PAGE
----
The Accelerated Culinary Arts Certificate Program (ACAP) is designed for graduates of baccalaureate programs in hospitality management, food science, nutrition, and other closely related fields who want to understand the inner workings of a professional kitchen, gain skills that will enhance their degree, and provide expanded career opportunities. These skills are developed through hands-on exercises designed to teach culinary techniques and enhance an understanding of flavors and the dynamic interaction of ingredients.
Graduates of the Accelerated Culinary Arts Certificate Program will have the skills and knowledge for such positions as cook, research assistant, restaurant assistant manager, and other entry-level positions.
To qualify for the certificate, students must successfully complete the entire course of study: two on-campus semesters of about 15 weeks each. The program consists of 30 credits of lecture and hands-on participation in a culinary laboratory. The ACAP is approximately 30 weeks in length, and depending on the calendar, students may have an occasional weekday off during the program.
Once students have successfully completed the required 30 credit hours while maintaining at least a 2.0 grade point average and no more than five absences, they will be awarded the "Accelerated Culinary Arts Program" certificate upon graduation.
Program Learning Outcomes
- Students will demonstrate skill in culinary methods and techniques, including culinary knowledge, and organization (mise en place*).
- Students will be able to understand global differences between cuisines and the Culinary Arts.
- Students will be able to explain issues in contemporary Culinary Arts.
*Definition: Mise en Place a culinary process in which ingredients are prepared and organized (as in a restaurant kitchen) before cooking. At the CIA this refers not only to equipment and ingredients but also to a state of mental preparedness and a way of life.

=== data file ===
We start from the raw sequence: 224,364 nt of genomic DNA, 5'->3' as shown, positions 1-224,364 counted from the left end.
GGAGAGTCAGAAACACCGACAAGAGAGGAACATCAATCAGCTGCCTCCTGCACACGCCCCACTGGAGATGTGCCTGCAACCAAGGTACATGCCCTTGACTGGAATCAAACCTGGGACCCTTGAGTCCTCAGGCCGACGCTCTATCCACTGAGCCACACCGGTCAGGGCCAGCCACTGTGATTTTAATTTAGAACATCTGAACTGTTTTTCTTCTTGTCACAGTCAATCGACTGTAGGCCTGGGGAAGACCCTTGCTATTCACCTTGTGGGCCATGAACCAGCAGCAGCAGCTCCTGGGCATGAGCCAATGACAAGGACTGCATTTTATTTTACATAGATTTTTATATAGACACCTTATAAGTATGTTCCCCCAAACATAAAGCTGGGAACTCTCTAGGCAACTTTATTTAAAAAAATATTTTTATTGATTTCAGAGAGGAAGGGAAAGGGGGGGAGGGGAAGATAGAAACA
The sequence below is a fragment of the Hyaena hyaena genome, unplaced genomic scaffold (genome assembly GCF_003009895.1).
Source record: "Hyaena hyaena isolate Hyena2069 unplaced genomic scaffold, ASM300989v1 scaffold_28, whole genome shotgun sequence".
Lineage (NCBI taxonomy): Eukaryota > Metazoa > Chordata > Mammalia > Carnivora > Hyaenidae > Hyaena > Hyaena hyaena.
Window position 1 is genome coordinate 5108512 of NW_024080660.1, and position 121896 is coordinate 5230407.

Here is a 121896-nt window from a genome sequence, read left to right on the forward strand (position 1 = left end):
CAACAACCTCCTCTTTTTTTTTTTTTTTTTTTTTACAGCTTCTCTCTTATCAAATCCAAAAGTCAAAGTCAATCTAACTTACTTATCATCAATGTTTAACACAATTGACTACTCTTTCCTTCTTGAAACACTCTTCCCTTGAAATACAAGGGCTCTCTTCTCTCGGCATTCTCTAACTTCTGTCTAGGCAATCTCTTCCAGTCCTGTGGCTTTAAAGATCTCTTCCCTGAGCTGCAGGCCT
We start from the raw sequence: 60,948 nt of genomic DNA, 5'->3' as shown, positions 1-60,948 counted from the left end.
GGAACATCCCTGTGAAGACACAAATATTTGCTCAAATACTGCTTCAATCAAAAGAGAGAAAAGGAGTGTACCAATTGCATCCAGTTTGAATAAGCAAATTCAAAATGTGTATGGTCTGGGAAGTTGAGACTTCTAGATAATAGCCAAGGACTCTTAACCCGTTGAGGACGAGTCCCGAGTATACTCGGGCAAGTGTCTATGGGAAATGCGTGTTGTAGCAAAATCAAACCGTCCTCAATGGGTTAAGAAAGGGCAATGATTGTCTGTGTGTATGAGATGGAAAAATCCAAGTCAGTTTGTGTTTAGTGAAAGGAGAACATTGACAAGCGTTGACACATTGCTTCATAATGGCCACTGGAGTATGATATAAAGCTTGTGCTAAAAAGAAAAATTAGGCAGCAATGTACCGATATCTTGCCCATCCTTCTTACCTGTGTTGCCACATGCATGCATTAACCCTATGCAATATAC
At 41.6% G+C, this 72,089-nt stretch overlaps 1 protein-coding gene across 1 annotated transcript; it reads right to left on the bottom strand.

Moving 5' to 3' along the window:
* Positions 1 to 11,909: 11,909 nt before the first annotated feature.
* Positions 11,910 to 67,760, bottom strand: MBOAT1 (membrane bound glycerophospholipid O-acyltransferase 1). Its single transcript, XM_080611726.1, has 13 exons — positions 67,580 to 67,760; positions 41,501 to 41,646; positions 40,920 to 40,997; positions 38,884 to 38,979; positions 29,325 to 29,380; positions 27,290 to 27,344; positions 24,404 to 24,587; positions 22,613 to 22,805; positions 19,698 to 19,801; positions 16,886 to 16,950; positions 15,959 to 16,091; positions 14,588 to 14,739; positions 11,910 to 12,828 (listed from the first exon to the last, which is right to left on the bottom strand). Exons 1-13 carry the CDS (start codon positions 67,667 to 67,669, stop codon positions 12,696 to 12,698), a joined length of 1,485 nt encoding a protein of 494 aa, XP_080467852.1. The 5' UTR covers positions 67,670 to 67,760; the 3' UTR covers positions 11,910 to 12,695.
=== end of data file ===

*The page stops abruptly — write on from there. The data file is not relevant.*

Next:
Instructional Program and Schedule
While enrolled in the CIA's courses, students will be assigned to small instructional groups. These groups, normally up to 20 students, are scheduled for all practical or laboratory courses, which integrate culinary theory and practice.
Within each group, students will actively participate in learning assignments related to the cleaning and sanitizing of laboratory areas and equipment. Personal hygiene and proper food handling procedures are emphasized to minimize potential food contamination. Strict sanitation and safety regulations are practiced and enforced. This reflects the college's concern that such practices be an integral part of all foodservice and hospitality operations, for the health and safety of personnel and guests alike.
The college's academic schedule ensures that students will progress from basic to intermediate to advanced subject matter in the proper sequence. The CIA reserves the right to modify course sequence, content, and offerings.
Offered once per year, beginning in September.